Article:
That Thing with Feathers: Hope and Literature in a Time of Pandemic
In his forthcoming book, Behind the Bears Ears: Exploring the Cultural and Natural Histories of a Sacred Landscape, writer and archaeologist R. E. Burrillo traverses a sweeping landscape in the American Southwest. Today, travel curtailed by stay-at-home directives to slow the spread of COVID-19, he takes in a different stretch of the West: his urban backyard.
In her 2002 book The Last American Man, author Elizabeth Gilbert profiles an impressive (if somewhat…problematic) survivalist type named Eustace Conway. It’s nowhere near as well-known as her follow-up book Eat, Pray, Love, a fantastically written biographical romantic drama that spawned a dozen spoof sitcom episodes and one awful movie. But I think it’s just as good—if not better. A sere and unflinching study of American masculinity, written by a skilled and thoughtful woman.
In one noteworthy scene, Eustace buries himself and a group of kids up to their faces in the ground, in order to demonstrate—in an intimate way—just how alive the woods really are. “Now we are the forest floor,” he exclaims, asking all of them to describe what they feel. Dead pine needles and small droplets of moisture falling on their faces. Wriggling worms and insects. The echo of the wind. An unforgettable dose of wilderness ecology, a literally in-your-face appreciation for the relationships of living beings and their natural environment, and all within an area no bigger than the hole it takes to bury a few kids.
I thought about that scene a lot when the COVID-19 sheltering orders started rolling out.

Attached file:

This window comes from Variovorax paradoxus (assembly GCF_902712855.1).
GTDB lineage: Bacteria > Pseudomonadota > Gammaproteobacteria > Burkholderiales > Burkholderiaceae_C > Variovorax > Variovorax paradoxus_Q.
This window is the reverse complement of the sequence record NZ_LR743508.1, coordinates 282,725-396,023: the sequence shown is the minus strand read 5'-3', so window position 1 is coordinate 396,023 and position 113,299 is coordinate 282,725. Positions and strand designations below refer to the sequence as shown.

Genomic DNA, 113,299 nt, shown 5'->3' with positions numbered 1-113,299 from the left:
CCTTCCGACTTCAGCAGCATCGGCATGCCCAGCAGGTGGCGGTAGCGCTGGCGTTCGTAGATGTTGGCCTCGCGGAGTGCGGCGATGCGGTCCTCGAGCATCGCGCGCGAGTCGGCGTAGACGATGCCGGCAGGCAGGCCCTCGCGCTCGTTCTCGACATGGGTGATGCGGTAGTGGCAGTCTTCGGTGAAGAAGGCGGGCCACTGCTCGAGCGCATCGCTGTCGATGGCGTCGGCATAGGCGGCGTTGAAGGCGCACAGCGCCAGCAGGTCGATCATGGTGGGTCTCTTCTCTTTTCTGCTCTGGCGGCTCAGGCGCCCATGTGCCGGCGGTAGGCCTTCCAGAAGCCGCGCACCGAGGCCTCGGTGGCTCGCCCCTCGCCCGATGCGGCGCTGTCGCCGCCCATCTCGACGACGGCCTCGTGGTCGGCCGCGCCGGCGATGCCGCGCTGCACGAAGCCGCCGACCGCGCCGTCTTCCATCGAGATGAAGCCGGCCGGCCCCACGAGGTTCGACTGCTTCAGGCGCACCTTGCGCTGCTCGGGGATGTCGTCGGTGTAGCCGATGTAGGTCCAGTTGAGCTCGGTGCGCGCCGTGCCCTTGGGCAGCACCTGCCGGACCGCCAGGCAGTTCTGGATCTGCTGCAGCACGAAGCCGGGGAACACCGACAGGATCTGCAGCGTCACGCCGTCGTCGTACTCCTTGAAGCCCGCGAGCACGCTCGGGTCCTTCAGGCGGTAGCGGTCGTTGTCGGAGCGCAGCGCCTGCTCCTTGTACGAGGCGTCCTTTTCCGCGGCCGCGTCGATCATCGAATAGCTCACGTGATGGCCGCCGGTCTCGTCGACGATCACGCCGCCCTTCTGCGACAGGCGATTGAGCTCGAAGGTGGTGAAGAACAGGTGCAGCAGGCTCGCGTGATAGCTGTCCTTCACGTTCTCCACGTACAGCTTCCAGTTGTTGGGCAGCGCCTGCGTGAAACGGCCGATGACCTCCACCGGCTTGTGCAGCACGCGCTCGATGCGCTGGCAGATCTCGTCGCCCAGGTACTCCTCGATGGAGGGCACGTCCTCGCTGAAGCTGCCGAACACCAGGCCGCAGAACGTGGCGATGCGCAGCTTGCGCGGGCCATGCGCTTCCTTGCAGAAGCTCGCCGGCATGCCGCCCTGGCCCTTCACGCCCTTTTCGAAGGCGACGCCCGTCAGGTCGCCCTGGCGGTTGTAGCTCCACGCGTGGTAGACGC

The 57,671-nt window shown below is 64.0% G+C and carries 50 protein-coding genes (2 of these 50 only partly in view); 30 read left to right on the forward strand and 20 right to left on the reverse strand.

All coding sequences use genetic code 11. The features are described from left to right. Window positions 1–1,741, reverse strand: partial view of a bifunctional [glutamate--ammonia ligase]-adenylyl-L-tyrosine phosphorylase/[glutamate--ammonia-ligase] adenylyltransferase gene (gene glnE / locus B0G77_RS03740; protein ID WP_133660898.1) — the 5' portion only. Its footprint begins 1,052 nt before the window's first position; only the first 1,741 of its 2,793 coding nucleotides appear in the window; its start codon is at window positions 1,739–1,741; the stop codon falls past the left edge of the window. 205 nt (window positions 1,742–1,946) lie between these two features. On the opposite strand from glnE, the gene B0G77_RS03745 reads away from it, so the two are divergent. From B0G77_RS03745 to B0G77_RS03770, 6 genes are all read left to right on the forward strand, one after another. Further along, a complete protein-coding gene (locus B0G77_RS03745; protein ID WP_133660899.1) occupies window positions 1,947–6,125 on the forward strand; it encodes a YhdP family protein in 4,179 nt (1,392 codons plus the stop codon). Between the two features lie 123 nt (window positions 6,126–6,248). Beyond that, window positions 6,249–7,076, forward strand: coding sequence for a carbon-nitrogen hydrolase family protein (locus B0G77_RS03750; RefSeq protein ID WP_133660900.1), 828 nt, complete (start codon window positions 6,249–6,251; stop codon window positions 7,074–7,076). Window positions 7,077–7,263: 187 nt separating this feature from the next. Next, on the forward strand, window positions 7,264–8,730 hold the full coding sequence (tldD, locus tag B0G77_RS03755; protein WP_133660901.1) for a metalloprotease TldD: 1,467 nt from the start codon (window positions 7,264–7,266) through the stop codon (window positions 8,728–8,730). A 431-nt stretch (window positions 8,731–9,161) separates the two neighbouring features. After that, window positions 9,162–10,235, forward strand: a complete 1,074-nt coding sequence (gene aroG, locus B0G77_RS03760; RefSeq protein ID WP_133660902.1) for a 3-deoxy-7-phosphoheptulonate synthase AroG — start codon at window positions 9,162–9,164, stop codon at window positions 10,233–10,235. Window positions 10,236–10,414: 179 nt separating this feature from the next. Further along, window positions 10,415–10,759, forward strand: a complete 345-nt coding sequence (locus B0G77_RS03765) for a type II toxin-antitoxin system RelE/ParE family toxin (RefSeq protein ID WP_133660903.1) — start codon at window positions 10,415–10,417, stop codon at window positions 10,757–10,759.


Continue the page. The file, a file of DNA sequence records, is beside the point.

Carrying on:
“I am always a tourist in wild and wooded places, with no Keep Out signs to call my own. And I'm usually fine with that—right up until those signs are posted on public lands.”
While stuck at home between shifts at what turned out to be an essential service (“environmental regulatory compliance specialist,” if you believe my resume), I spend a lot of time staring out the window of my tiny bachelor bungalow in one of Salt Lake City’s seedier neighborhoods. I wasn't born into the type of opulence that yields a log castle with a private spread adjacent to expansive natural nonpareils, and haven't yet been lucky or skilled enough to earn it. I am always a tourist in wild and wooded places, with no Keep Out signs to call my own. And I'm usually fine with that—right up until those signs are posted on public lands.
Such is the case, right now. It’s literally true in places like Grand Canyon National Park, where federal CEOs finally decided that park rangers deserve a fighting chance at life. And, given the increasing breadth of stay-at-home measures, it’s figuratively true everywhere else. This is not a problem for outdoorsy types whose home includes two hundred acres of forest, a trout stream, and a lofty granite escarpment, but for the other 99 percent of us it’s a bit of an issue. I don't even have a yard; my concrete patio abuts the concrete sidewalk. What are we supposed to do?
If you're Eustace Conway, and you’ve got a jackhammer, you inhume yourself and some children up to your faces in the building foundations. Failing that, it's time to bust out the field gear and get creative...